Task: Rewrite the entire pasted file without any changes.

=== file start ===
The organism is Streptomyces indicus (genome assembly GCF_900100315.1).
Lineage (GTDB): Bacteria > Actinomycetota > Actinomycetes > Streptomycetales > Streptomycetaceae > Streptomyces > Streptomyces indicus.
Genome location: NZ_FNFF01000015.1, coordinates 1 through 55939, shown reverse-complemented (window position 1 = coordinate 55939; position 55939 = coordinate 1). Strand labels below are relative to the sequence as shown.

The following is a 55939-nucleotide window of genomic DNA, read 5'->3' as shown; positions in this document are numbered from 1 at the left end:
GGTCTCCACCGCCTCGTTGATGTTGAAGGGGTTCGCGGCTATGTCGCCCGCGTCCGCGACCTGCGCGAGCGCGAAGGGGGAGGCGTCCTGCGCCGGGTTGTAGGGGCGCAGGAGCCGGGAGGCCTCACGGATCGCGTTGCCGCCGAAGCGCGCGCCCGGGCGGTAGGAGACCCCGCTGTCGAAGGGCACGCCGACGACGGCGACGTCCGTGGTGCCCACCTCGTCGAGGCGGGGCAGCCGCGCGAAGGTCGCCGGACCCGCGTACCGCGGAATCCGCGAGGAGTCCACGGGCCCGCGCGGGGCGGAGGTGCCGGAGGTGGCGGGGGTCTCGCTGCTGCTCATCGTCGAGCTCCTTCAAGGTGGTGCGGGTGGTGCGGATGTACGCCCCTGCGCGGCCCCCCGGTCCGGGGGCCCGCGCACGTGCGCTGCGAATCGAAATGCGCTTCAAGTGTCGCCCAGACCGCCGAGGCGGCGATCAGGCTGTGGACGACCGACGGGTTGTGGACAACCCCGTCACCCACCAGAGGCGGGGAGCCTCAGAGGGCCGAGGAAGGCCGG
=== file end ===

The organism is Streptomyces indicus (genome assembly GCF_900100315.1).
Lineage (GTDB): Bacteria > Actinomycetota > Actinomycetes > Streptomycetales > Streptomycetaceae > Streptomyces > Streptomyces indicus.
Genome location: NZ_FNFF01000015.1, coordinates 1 through 55939, shown reverse-complemented (window position 1 = coordinate 55939; position 55939 = coordinate 1). Strand labels below are relative to the sequence as shown.

The following is a 55939-nucleotide window of genomic DNA, read 5'->3' as shown; positions in this document are numbered from 1 at the left end:
GGTCTCCACCGCCTCGTTGATGTTGAAGGGGTTCGCGGCTATGTCGCCCGCGTCCGCGACCTGCGCGAGCGCGAAGGGGGAGGCGTCCTGCGCCGGGTTGTAGGGGCGCAGGAGCCGGGAGGCCTCACGGATCGCGTTGCCGCCGAAGCGCGCGCCCGGGCGGTAGGAGACCCCGCTGTCGAAGGGCACGCCGACGACGGCGACGTCCGTGGTGCCCACCTCGTCGAGGCGGGGCAGCCGCGCGAAGGTCGCCGGACCCGCGTACCGCGGAATCCGCGAGGAGTCCACGGGCCCGCGCGGGGCGGAGGTGCCGGAGGTGGCGGGGGTCTCGCTGCTGCTCATCGTCGAGCTCCTTCAAGGTGGTGCGGGTGGTGCGGATGTACGCCCCTGCGCGGCCCCCCGGTCCGGGGGCCCGCGCACGTGCGCTGCGAATCGAAATGCGCTTCAAGTGTCGCCCAGACCGCCGAGGCGGCGATCAGGCTGTGGACGACCGACGGGTTGTGGACAACCCCGTCACCCACCAGAGGCGGGGAGCCTCAGAGGGCCGAGGAAGGCCGG